Once the safety hurdle is cleared, move on to experience. Identify those consultants who have relevant experience to your situation- aerospace clients, Superfund sites, technical knowledge of your contaminants of concern, and established relationships with the oversight Agencies you deal with. Now you should have a short list of potential partners able to support your needs. The next step is the formal bid process.
The Winning Proposal
There are five key steps of the bidding process, and they all require a certain level of effort to see them through properly. The amount of time you invest in the process can determine the quality of your outcome.
- Bid Solicitation- Release a request for proposal inviting environmental consultants to submit a proposal for your project. This can be done in conjunction with or after the pre-qualification process discussed above. The solicitation should clearly state your scope of work, project goals, deadlines, instructions for submittal, and award criteria. There is no shortage of how-to guides and templates available on the web for writing an RFP (Request for Proposal).
- Bid Submission- Only consider proposals that have been submitted prior to your deadline, have fulfilled all requirements stated in the RFP, and include a detailed project approach and cost structure. Specify whether you want proposals submitted in digital, print, or both formats.
- Bid Selection- Now it’s time to choose from your qualified bidders. This is where your experience and expertise need to be laser focused and where the final decisions are made pertaining to which consultant has been chosen to perform the work. It’s common for large companies to maintain a pool of qualified bidders and assign specific tasks or small projects individually depending on the consultant or contractor’s strengths. Other companies choose to partner with just one consultant to manage all projects in one location or a portfolio of sites. Either way, the selection process should consider the merits of the technical project approach, experience, reference checks, cost, and any value-added recommendations included in the proposal. It is also helpful to engage multiple stakeholders in the evaluation process including representatives from procurement, senior management, and your team of direct reports.
- Contract Formation- There are a few options to consider when you are ready to move forward with your consultant. A master service agreement (MSA) is a convenient way to create a contract framework that allows for flexibility to assign current and future activities. The MSA establishes general terms and conditions for the business partnership. Alternatively, you may choose to execute individual contracts for each phase of a large project.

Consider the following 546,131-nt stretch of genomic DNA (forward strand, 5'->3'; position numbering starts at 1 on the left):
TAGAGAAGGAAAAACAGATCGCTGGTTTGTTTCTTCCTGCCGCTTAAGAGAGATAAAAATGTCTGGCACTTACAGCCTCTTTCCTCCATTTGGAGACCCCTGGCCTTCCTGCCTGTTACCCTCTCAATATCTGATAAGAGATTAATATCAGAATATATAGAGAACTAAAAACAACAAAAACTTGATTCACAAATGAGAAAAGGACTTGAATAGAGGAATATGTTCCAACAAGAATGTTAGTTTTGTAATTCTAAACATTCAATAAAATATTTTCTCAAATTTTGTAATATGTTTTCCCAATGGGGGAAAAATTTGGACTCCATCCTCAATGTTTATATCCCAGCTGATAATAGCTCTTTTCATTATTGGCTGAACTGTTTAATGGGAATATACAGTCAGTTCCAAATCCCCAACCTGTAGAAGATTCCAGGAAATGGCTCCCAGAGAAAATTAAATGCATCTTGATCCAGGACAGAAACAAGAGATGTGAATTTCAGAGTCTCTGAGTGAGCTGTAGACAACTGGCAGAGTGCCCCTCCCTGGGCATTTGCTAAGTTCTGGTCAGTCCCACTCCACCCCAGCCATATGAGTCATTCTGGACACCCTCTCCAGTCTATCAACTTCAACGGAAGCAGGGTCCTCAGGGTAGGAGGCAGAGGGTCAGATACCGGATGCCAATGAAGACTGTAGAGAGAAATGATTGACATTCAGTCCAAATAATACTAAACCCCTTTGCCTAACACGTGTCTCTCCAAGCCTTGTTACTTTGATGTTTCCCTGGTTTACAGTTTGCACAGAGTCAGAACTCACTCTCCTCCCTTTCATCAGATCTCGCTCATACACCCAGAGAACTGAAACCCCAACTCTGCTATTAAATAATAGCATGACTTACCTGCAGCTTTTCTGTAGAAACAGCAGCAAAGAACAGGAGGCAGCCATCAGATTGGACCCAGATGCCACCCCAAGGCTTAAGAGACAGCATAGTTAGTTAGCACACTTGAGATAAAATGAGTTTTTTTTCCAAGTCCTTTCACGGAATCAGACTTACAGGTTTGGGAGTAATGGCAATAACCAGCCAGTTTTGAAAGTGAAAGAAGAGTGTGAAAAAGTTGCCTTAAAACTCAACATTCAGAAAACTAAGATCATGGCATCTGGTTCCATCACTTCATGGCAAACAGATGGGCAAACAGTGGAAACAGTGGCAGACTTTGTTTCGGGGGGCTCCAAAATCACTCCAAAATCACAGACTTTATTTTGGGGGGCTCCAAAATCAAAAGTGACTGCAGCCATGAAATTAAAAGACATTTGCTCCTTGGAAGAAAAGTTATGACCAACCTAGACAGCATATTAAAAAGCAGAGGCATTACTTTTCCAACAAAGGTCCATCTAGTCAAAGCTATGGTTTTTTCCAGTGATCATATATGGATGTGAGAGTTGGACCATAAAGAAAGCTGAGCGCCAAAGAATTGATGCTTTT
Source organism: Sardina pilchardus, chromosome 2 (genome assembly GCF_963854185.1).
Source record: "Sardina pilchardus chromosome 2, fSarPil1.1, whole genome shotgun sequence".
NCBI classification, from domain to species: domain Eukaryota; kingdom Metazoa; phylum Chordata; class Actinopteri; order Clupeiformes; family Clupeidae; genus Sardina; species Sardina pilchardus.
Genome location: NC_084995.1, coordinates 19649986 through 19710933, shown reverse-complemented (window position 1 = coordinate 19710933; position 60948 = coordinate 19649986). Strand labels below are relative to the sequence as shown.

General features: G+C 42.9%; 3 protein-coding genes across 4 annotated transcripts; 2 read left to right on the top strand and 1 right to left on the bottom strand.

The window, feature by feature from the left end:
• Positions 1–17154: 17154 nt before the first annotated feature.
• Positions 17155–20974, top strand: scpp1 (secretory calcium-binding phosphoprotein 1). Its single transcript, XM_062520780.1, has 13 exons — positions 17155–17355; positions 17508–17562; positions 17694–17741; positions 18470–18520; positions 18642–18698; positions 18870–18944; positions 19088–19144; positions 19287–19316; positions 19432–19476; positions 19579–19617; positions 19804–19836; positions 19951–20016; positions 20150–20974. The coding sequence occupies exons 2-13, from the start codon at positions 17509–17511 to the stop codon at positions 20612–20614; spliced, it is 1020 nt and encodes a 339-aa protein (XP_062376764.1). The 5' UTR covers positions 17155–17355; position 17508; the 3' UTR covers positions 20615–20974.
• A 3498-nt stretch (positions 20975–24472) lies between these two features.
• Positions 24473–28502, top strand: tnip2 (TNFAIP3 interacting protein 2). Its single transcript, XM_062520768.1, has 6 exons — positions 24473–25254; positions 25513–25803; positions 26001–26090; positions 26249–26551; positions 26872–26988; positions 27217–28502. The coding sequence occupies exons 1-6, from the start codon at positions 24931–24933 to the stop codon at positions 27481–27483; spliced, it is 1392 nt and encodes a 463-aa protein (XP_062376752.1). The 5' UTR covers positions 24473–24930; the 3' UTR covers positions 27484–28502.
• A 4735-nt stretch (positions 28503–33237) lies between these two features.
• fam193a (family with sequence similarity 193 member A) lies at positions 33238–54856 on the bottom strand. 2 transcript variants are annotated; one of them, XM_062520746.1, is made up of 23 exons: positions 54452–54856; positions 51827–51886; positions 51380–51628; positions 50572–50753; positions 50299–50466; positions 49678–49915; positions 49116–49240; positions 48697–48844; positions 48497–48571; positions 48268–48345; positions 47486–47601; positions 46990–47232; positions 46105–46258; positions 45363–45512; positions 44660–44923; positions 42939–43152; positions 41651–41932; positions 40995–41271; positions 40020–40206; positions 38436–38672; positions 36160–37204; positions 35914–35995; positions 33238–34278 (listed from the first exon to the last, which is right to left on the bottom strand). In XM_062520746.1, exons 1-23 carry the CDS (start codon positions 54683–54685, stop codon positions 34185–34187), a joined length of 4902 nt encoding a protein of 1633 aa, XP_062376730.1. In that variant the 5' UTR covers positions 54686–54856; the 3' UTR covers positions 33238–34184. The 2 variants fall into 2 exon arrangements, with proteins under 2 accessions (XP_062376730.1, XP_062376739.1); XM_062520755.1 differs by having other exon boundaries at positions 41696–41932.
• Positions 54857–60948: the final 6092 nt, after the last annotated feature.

- Project Delivery- Once the work is underway, set a schedule for project updates and communication with your consultant. This is the best way to proactively address potential obstacles or issues that inevitably arise on major environmental projects. For large projects, a quarterly business review is an excellent opportunity to ensure both parties are in sync regarding expectations, performance, budget, and schedule.
Whether your need is on-going environmental compliance or Superfund closure, you want a consultant who works as hard as you. Someone who goes beyond just completing a task and really advises on long-term strategy and outcome. A well-designed and executed bidding process is key to finding that ideal partner in the vast field of environmental consultants.
This case study of an aerospace manufacturing facility is typical of complexity of environmental contamination and the remediations systems required to manage them. The soil and groundwater at the site were impacted with volatile organic compounds (VOCs) including trichloroethylene, tetrachloroethylene, and methylene chloride, and the semi-volatile organic compound (SVOC) 1,4-dioxane. The existing remediation system integrated multiple remediation subsystems. The facility owners retained Hargis to evaluate and optimize the system. In just one year the system achieved 1500% improvement in VOC and SVOC mass removal.
If you would like to discuss your environmental challenges with an experienced environmental consulting firm, contact Hargis. Hargis is a specialty hydrogeology and environmental engineering firm with deep technical expertise serving the aerospace industry for more than 40 years. Our team of environmental professionals provide turnkey program support- from science to compliance.
ABOUT THE AUTHOR
Mr. Cunningham has over 30 years of experience designing, installing, operating, and maintaining groundwater remediation treatment systems consisting of various forms of treatment. He has extensive experience operating air sparge and vent extraction systems, mobile injection systems as well as many other forms of subsurface remediation treatment systems designed to improve environmentally impacted sites. Mr. Cunningham has successfully managed complex environmental remediation sites across the country for nearly 20 years.